Treat farming as a business, says cane grower

Ishwar Singh at his Lomawai farm in Sigatoka is ready for the 2019 crushing season harvest. Picture: SUPPLIED

FARMERS should look at their farms as businesses and keep records, says a third-generation sugarcane farmer from Sigatoka.

Ishwar Singh is expecting to harvest more than 300 tonnes of cane from his 11.75 acre farm based in Kabisi, Lomawai in Sigatoka, according to a press release by Fiji Sugar Corporation.

About eight acres of his land is dedicated to cane, while he plants vegetables and fruits such as okra, pumpkin and watermelon on the remaining land.

According to Mr Singh, in 1997 he produced 373 tonnes of cane but his cane output had reduced drastically in 2010, 2012 and 2016 because of natural disasters such as cyclones, floods and prolonged drought.

After about a decade, he expects to pass the 300-tonne mark again. Mr Singh attributes this to government grower assistance, including fertiliser and weedicide subsidies.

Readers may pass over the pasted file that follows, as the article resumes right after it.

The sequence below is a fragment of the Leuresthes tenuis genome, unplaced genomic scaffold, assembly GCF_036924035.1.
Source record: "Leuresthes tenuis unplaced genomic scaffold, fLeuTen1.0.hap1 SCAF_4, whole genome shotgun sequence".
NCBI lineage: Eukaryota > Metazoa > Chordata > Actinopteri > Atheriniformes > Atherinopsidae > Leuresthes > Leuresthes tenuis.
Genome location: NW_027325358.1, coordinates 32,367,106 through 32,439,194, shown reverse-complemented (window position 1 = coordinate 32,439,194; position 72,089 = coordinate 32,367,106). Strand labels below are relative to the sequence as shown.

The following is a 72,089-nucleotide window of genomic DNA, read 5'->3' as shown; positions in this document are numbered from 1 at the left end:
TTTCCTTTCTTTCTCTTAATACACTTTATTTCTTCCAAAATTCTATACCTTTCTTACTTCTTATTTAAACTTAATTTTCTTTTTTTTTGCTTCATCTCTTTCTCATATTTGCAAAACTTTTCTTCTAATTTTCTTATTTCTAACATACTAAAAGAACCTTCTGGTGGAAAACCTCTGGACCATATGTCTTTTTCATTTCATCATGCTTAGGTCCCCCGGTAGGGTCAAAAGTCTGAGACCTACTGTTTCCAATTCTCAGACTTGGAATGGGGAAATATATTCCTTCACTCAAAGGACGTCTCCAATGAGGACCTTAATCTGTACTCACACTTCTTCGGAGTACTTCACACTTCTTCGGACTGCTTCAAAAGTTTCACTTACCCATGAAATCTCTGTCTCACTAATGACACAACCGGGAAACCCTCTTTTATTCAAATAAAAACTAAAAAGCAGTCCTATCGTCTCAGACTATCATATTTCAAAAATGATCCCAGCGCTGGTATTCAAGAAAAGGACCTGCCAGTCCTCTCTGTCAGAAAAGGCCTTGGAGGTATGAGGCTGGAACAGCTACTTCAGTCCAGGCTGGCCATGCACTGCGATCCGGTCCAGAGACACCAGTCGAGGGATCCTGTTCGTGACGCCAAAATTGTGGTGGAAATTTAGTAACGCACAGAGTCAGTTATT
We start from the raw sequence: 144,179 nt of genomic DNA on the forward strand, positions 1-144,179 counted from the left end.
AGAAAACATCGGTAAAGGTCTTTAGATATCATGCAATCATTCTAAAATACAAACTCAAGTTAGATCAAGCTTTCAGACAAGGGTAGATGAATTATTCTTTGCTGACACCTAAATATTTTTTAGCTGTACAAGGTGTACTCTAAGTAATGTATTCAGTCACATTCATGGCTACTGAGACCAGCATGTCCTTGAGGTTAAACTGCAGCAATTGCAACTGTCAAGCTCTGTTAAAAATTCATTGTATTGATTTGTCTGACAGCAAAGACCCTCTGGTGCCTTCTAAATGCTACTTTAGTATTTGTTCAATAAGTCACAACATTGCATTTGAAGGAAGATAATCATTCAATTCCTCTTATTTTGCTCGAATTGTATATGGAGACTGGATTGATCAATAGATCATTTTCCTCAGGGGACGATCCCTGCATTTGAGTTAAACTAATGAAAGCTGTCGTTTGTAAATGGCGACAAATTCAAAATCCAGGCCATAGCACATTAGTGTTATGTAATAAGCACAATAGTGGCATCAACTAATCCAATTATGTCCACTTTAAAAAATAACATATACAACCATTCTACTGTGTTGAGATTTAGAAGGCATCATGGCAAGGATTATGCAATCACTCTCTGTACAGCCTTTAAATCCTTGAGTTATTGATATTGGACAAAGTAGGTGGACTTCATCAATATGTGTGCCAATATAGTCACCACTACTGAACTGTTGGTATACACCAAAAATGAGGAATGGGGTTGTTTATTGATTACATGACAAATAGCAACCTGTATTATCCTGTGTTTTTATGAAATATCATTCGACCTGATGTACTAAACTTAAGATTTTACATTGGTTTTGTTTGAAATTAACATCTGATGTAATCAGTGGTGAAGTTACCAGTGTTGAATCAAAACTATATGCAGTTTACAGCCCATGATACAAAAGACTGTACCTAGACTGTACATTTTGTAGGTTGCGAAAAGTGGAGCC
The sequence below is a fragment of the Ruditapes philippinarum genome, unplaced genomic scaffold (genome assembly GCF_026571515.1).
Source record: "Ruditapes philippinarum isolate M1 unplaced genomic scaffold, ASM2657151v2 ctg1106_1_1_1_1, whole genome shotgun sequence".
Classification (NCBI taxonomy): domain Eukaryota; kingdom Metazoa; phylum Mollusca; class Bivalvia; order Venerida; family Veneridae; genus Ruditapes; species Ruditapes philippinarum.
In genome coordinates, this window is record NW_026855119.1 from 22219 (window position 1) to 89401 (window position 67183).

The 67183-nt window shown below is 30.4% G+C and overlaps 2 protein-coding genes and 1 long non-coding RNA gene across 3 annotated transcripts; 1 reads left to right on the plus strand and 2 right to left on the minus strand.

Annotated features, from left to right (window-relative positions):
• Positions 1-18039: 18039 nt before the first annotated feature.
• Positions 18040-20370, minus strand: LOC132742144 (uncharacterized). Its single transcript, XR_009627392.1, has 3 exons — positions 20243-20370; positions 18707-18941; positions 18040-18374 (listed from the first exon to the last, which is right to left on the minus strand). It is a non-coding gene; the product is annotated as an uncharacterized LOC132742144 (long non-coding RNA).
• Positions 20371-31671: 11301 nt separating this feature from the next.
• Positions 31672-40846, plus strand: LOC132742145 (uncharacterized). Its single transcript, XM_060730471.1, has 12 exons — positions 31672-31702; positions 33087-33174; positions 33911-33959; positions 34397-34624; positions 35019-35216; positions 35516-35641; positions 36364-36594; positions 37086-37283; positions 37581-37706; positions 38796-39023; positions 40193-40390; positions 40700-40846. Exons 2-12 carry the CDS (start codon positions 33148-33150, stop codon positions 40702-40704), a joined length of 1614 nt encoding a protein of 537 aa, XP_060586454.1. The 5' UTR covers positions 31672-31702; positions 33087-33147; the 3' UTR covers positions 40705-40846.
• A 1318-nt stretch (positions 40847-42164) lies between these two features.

“I plant the mana variety, I tried the galoa and the LF11 before, but they do not grow as well on my farm,” Mr Singh said.

Last year, he harvested both green and burnt cane.

“In July when the mill opened, I was supplying green cane. But by October and November, the cane I sent to the mill was burnt.”

This is something he is trying to prevent this season. Mr Singh said he wanted the mill to start in June “so that we can harvest more green cane, leave trash on the farm and reduce weeds”.

He remains committed to the sugar industry despite challenges he has faced such as the rail, truck and mill issues last year. Canecutters have not posed any trouble for Mr Singh as he said 90 per cent came from their own grower community.

“We work together, we have 10 cutters from around here, we load an average of five trucks a day,” he said.

“And we only pay $18 per tonne per cutter, other places they pay $25 per tonne.” In terms of succession planning, Mr Singh said he had only one son and a daughter, and he had left the decision open.

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